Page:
The Trump administration launched its first major military operation on Thursday, firing 59 Tomahawk missiles against a Syrian government airbase in response to a chemical attack that left at least 100 people dead in the war-torn country earlier this week.
The long-range cruise missiles have been used by the U.S. military since the Persian Gulf War and each missile typically carries a 1,000-pound warhead that can cause extensive damage and even decimate entire buildings.
Tomahawks have become a U.S. favorite as the missiles can be launched from ships or submarines and fly into heavily defended areas more than 1,000 miles away and still maintain precision. U.S. forces and sailors can thereby be kept out of harm’s way without jeopardizing the impact.
A two-way satellite data link embedded in each Tomahawk allows the missile to be retargeted in flight if necessary, according to Raytheon, the missile’s Massachusetts-based manufacturer. The GPS-enabled missile has been used over 2,000 times in combat since it was first introduced in the 1970s.
During the NATO-led military effort against Libya in 2011, Tomahawks played an instrumental role, with one submarine successfully firing nearly 100 missiles at a range of targets within a few days.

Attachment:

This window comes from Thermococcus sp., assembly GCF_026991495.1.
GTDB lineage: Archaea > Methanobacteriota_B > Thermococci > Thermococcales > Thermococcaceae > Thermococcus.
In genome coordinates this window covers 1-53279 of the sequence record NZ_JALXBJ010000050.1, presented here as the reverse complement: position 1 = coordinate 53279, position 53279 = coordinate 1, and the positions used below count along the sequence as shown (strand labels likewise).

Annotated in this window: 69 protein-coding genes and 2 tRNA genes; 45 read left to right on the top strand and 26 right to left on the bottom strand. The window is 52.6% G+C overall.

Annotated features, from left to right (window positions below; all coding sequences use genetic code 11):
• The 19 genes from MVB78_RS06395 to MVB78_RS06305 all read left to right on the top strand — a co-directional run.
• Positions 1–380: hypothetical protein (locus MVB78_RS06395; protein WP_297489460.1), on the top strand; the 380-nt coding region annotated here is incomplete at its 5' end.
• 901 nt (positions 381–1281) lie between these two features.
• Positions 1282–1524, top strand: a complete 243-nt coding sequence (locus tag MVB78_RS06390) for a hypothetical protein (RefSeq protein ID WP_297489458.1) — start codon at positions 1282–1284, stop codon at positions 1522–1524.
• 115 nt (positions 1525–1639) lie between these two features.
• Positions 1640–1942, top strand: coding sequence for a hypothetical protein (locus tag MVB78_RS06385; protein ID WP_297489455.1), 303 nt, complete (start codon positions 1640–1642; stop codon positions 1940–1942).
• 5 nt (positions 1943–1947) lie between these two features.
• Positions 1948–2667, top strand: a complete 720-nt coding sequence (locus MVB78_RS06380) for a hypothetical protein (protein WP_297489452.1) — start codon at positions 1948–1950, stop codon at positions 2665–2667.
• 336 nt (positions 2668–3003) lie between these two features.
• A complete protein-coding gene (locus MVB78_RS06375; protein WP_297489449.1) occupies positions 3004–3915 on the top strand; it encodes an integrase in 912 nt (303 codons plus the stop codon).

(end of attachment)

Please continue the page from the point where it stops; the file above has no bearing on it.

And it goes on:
The U.S. Navy is continuously working on updating the Tomahawk. A new sleeker model is actively being developed for the military to be able to hit targets at sea or on land in darkness and all kinds of weather.
Thursday’s strikes were launched from two Navy ships stationed in the Mediterranean Sea and targeted the Ash Sha’irat airfield in western Syria.
The impact of the unexpected strike was not immediately known, but U.S. officials told NBC News the missiles struck aircrafts and infrastructure, not people.
Speaking from his Mar-a-Lago estate, President Trump said the strike was justified because President Assad has for years refused to stop using “deadly chemical weapons,” possibly sarin, against his own people.